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PLoS One. 2013 Aug 28;8(8):e72529. doi: 10.1371/journal.pone.0072529. eCollection 2013.

Modulation of protease activated receptor 1 influences human metapneumovirus disease severity in a mouse model.

Author information

1
Centre de Recherche en Infectiologie du Centre Hospitalier Universitaire de Québec and Université Laval, Quebec, Canada.

Abstract

Human metapneumovirus (hMPV) infection causes acute respiratory tract infections (RTI) which can result in hospitalization of both children and adults. To date, no antiviral or vaccine is available for this common viral infection. Immunomodulators could represent an interesting strategy for the treatment of severe viral infection. Recently, the role of protease-activated receptors (PAR) in inflammation, coagulation and infection processes has been of growing interest. Herein, the effects of a PAR1 agonist and a PAR1 antagonist on hMPV infection were investigated in BALB/c mice. Intranasal administration of the PAR1 agonist resulted in increased weight loss and mortality of infected mice. Conversely, the PAR1 antagonist was beneficial to hMPV infection by decreasing weight loss and clinical signs and by significantly reducing pulmonary inflammation, pro-inflammatory cytokine levels (including IL-6, KC and MCP-1) and recruitment of immune cells to the lungs. In addition, a significant reduction in pulmonary viral titers was also observed in the lungs of PAR1 antagonist-treated mice. Despite no apparent direct effect on virus replication during in vitro experiments, an important role for PAR1 in the regulation of furin expression in the lungs was shown for the first time. Further experiments indicated that the hMPV fusion protein can be cleaved by furin thus suggesting that PAR1 could have an effect on viral infectivity in addition to its immunomodulatory properties. Thus, inhibition of PAR1 by selected antagonists could represent an interesting strategy for decreasing the severity of paramyxovirus infections.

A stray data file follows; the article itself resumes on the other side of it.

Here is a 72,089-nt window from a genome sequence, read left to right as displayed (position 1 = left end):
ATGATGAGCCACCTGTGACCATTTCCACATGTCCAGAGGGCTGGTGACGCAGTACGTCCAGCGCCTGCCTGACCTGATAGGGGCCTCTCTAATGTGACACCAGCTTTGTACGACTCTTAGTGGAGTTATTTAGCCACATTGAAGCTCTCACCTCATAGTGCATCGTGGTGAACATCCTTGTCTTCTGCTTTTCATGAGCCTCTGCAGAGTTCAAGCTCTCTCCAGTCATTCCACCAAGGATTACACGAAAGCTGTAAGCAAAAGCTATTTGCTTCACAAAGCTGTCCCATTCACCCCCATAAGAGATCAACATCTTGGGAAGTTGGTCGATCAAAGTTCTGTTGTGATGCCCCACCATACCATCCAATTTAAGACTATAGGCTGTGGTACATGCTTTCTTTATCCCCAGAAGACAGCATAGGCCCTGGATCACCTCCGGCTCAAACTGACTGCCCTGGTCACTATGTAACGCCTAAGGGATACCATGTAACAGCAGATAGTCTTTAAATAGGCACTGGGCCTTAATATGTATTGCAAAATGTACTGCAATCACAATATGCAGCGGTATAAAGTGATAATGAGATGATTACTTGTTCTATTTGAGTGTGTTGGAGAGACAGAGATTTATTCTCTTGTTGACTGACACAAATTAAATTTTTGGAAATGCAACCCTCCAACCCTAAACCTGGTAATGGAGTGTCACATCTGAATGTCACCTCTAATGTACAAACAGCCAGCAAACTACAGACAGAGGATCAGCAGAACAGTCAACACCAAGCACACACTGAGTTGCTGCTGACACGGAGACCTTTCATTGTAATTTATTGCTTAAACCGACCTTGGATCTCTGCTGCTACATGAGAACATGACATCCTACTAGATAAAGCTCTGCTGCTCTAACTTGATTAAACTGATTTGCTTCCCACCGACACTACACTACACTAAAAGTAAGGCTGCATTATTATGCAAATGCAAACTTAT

PMID:
24015257
PMCID:
PMC3755973
DOI:
10.1371/journal.pone.0072529
[Indexed for MEDLINE]
Free PMC Article

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